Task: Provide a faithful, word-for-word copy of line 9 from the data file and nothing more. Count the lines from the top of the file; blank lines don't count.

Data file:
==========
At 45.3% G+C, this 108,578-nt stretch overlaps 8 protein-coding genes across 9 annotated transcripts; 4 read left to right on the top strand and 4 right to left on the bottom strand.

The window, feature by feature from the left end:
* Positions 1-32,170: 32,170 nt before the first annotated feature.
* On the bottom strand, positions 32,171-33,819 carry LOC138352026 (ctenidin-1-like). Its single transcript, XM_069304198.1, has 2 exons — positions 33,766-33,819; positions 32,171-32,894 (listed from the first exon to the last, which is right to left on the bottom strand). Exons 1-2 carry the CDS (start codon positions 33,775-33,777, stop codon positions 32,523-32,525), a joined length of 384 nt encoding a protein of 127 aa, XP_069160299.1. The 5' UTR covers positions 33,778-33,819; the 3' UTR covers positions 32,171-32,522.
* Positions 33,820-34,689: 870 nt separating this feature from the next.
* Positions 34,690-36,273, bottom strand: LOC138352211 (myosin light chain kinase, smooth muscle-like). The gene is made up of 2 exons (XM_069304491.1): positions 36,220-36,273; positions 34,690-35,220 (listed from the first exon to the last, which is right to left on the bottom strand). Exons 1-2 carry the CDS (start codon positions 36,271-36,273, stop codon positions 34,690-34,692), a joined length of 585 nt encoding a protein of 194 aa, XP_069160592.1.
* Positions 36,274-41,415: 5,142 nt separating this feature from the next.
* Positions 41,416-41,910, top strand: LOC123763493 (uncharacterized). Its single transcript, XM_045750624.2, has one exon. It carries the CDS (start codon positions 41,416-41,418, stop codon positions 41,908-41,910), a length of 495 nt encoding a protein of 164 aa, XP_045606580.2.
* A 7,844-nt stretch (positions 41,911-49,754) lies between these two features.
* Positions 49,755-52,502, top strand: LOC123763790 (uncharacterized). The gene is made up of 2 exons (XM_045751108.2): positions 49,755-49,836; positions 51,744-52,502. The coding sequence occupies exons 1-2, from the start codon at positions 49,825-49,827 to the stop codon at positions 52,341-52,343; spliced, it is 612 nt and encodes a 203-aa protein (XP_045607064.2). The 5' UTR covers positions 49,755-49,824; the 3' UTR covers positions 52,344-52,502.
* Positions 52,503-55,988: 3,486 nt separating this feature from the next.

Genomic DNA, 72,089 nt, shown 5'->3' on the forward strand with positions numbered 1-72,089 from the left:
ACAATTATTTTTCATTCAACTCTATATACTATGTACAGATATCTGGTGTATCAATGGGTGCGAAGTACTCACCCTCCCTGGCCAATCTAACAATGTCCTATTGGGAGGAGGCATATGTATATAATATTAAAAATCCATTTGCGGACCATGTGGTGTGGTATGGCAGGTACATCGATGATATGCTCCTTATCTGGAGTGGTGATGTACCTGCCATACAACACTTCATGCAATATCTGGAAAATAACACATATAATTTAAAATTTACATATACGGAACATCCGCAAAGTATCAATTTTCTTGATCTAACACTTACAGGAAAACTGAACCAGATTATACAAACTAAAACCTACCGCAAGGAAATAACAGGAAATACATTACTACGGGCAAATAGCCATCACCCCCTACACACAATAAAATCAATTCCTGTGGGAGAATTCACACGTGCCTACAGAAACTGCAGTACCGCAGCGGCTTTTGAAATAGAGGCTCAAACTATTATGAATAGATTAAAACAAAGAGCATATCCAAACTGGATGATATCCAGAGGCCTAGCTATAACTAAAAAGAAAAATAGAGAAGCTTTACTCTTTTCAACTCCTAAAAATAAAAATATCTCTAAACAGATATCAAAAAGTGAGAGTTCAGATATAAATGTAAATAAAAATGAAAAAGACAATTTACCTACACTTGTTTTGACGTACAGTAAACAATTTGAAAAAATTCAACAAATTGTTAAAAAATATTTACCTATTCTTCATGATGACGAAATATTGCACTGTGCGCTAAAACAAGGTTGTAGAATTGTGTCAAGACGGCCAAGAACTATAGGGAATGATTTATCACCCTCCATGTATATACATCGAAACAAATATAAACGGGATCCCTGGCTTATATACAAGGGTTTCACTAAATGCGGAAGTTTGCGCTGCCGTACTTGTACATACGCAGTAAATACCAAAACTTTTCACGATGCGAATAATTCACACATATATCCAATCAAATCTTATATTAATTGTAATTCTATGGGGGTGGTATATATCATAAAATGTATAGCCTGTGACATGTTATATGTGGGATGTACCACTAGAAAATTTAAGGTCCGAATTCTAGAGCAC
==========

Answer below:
* A 7,844-nt stretch (positions 41,911-49,754) lies between these two features.